You can put the tank anywhere you like, but the pressure switch has to go with it to prevent more Woodpeckering. I think the 8.5 gpm at the iron filter is probably for backwash not normal flow. It's hard to even use 8 gallons per minute at any given moment in a normal household.

I'm not sure if you said you had irrigation or not, but if you do, you can't run that through the iron filter.
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Old 06-29-2013, 08:23 PM   #8
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If that is the case then I will move the tank to the garage.

Well I guess if the tank and pump last me that long then I will hopefully be able to get something better at that point.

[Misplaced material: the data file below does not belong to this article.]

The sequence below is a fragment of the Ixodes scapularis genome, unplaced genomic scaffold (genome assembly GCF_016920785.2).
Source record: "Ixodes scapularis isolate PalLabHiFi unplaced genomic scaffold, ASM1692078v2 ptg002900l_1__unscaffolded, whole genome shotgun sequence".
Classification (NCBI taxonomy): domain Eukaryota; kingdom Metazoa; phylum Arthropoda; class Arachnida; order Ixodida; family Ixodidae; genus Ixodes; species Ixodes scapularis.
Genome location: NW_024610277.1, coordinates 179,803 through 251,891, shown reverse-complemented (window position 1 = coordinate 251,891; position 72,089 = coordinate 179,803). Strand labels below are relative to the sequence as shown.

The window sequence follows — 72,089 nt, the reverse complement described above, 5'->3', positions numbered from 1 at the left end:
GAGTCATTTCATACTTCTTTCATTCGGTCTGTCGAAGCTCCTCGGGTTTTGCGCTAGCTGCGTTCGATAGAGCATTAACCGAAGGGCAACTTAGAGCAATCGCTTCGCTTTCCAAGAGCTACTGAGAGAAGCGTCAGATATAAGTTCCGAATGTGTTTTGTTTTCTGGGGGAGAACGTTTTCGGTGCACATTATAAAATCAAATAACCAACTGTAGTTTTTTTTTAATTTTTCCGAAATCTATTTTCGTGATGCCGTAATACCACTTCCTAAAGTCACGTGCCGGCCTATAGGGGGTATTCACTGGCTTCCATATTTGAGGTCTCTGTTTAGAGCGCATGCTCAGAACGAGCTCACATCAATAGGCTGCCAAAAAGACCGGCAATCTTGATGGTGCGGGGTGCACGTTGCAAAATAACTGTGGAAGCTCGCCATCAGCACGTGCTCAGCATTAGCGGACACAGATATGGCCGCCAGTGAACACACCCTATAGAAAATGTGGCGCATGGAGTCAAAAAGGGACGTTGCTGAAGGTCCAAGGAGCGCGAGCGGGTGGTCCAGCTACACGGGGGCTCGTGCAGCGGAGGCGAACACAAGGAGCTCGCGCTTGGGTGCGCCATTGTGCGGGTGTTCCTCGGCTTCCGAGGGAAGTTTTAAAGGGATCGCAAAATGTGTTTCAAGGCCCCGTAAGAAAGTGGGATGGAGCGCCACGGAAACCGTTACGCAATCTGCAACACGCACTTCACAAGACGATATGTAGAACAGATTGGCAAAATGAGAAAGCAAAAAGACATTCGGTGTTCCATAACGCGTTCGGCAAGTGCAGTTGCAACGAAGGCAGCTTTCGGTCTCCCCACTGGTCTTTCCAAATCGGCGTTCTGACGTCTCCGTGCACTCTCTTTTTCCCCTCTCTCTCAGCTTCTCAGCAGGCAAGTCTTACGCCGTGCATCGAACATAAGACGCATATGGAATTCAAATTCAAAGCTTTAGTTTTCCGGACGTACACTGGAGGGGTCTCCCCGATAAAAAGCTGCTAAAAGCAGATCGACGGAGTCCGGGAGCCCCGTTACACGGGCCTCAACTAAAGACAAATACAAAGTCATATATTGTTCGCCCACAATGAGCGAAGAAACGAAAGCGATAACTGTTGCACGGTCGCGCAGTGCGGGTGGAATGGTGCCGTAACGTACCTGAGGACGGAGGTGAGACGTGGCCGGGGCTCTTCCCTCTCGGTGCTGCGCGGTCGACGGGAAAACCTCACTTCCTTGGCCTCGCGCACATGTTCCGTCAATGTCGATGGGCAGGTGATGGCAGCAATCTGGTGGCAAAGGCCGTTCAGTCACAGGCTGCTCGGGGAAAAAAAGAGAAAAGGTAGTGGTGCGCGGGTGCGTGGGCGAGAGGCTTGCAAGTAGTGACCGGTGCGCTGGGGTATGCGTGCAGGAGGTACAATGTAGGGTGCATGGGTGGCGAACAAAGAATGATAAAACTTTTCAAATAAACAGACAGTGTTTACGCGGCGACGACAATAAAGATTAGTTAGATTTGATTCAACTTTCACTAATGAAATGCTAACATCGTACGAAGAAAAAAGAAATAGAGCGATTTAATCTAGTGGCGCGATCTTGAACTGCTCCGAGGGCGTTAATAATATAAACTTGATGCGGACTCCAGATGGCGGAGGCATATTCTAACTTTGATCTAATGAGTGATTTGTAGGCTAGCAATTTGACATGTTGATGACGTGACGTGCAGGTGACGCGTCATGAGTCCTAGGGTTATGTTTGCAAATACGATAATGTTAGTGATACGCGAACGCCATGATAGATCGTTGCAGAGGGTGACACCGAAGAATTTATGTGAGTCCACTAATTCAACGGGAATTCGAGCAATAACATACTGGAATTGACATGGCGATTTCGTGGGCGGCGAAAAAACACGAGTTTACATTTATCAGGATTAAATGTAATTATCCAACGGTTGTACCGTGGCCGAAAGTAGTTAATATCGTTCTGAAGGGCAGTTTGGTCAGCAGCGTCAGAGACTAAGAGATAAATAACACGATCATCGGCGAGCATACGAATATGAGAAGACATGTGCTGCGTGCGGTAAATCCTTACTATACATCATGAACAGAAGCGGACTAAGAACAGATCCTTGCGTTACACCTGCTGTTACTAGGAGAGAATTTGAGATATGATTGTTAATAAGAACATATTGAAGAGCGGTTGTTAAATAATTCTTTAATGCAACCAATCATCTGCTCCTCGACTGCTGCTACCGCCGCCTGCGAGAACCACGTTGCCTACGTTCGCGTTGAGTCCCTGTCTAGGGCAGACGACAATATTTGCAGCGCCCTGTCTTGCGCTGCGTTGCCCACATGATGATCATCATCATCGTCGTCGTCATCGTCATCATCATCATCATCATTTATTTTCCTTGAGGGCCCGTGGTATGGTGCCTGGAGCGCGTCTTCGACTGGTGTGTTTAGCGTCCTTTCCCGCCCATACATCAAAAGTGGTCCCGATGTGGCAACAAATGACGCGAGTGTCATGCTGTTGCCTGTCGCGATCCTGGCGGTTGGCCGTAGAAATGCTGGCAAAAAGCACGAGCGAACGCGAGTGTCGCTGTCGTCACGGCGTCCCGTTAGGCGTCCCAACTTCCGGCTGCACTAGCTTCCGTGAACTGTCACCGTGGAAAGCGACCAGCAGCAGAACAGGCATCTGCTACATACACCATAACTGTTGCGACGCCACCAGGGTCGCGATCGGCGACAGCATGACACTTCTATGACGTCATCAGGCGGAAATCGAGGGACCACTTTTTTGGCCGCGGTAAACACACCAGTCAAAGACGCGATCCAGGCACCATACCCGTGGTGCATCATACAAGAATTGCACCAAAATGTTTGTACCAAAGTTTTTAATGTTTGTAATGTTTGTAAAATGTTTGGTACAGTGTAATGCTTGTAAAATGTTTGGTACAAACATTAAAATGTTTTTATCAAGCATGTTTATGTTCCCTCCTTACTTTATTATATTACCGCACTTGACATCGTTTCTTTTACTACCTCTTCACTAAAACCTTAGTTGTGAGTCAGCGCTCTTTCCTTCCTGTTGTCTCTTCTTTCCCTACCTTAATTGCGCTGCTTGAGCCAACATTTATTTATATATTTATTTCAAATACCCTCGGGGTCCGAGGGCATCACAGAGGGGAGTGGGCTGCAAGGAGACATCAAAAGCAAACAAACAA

The 8.5 GPM is for the backwash. I do have a different pump for irrigation but have not started that project yet, probably next summer after the house renovation.

I know 23' seems shallow for an aquifer but I'm like 2 miles from Lake Michigan and the water table is very high in my area. The city engineer told me that 80% of the homes in my neighborhood use that aquifer and that I would have to go 300-350 foot deep to get the other aquifer which has its own issues. I currently do not have the money for a new well that deep it's quite expensive and I'm tapped out since I bought the house. If we choose to keep the house after the renovation I will probably get the deeper well.

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Old 06-30-2013, 01:56 PM   #9
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The information you guys have given me so far is worth it's weight in gold. Thank you so much for your help so far I really appreciate your time.
This is why we come here daily.